De quilts van Gee's Bend.

Under construction.



In het voorjaar van 2008 heb ik een tentoonstelling bezocht van quilts van Louisiana Bendolph en Mary Lee Bendolph in het Museum of International Folk Art in Santa Fe, New Mexico. Het was de eerste keer dat ik quilts van Gee's Bend zag. De eerste keer dat ik van Gee's Bend hoorde.

Gee's Bend is een kleine plattelands gemeenschap in Alabama. Het ligt in de bocht van de Alabama rivier, ten zuidwesten van Selma, Alabama. Door de ligging in de scherpe bocht van rivier, lag het heel geisoleerd en was het moeilijk te bereiken. Officieel heet de plaats Boykin, maar Gee's Bend is de naam  
waaronder de quilters groep bekend is geworden.

Van de Souls Grown Deep website:

Gee’s Bend is a small rural community nestled into a curve in the Alabama River southwest of Selma, Alabama. Founded in antebellum times, it was the site of cotton plantations, primarily the lands of Joseph Gee and his relative Mark Pettway, who bought the Gee estate in 1850. After the Civil War, the freed slaves took the name Pettway, became tenant farmers for the Pettway family, and founded an all-black community nearly isolated from the surrounding world.
De vrouwen van Gee's Bend waren arm. Zij maakten quilts uit noodzaak en gebruikten daarvoor oude kleding. Door de geisoleerde ligging was er weinig invloed van buitenaf en zo ontwikkelden de vrouwen een geheel eigen stijl.

Van bovengenoemde website:

Throughout much of the twentieth century, making quilts was considered a domestic responsibility for women in Gee’s Bend. As young girls, many of the women trained or apprenticed in their craft with their mothers, female relatives, or friends; other quilters, however, have been virtually self-taught. Women with large families often made dozens upon dozens of quilts over the course of their lives. The women consider the process of “piecing” the quilt “top” to be highly personal. In Gee’s Bend, the top—the side that faces up on the bed—is always pieced by a quilter working alone and reflects a singular artistic vision. The subsequent process of “quilting” the quilt—sewing together the completed top, the batting (stuffing), and the back—is sometimes then performed communally, among small groups of women.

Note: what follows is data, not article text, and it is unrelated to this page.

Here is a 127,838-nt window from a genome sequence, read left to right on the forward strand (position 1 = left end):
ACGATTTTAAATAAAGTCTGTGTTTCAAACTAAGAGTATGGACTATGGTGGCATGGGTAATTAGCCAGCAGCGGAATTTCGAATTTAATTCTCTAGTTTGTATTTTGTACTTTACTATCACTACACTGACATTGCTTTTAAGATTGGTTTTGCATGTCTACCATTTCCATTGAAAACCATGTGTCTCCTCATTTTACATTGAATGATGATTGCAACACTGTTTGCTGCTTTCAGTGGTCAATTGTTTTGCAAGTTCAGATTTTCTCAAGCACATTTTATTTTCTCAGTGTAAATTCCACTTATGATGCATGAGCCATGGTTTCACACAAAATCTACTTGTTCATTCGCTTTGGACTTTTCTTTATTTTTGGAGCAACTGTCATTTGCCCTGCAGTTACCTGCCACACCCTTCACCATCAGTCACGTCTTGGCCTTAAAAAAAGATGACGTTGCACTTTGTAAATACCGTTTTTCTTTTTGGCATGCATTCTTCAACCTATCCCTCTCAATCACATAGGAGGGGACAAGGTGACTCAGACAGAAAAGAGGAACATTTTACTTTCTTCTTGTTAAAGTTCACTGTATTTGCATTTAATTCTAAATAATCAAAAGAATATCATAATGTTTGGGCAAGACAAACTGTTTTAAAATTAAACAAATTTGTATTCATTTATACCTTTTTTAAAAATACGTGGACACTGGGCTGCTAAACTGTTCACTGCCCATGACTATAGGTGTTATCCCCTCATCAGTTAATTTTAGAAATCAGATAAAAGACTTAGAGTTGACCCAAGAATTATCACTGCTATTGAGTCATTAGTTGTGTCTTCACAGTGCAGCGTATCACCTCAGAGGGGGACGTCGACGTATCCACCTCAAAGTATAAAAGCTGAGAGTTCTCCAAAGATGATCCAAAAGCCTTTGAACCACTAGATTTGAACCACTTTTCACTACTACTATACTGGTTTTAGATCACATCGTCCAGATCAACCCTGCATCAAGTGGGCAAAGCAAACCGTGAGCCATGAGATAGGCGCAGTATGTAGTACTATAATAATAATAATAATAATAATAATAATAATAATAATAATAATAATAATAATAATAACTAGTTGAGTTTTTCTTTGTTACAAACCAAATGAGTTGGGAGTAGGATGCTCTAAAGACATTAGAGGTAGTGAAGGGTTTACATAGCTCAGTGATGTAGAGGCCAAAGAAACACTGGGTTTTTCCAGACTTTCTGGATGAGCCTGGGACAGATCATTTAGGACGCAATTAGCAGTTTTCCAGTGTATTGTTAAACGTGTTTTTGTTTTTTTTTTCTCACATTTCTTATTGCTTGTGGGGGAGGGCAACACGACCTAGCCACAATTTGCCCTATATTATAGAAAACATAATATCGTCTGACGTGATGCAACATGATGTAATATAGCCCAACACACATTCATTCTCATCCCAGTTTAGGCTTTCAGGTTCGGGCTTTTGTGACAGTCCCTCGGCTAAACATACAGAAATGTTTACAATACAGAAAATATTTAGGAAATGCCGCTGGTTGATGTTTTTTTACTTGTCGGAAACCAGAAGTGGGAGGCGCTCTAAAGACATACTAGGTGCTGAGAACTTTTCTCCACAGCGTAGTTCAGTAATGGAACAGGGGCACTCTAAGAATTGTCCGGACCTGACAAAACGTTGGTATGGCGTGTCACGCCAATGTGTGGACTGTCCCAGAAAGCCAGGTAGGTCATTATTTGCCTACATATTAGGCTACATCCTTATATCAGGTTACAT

The women of Gee’s Bend developed a distinctive, bold, and sophisticated quilting style based on traditional African-American quilts, but with a geometric simplicity reminiscent of Amish quilts and modern art. Art critics worldwide have compared this geometric simplicity to the works of important artists such as Henri Matisse and Paul Klee. The New York Times called the quilts “some of the most miraculous works of modern art America has produced.”
http://soulsgrowndeep.org/gees-bend-quiltmakers

















https://sway.com/rKc9a7HLcGEYJy9h



http://alabama.travel/road-trips/gees-bend-pastimes-to-patchwork-tour

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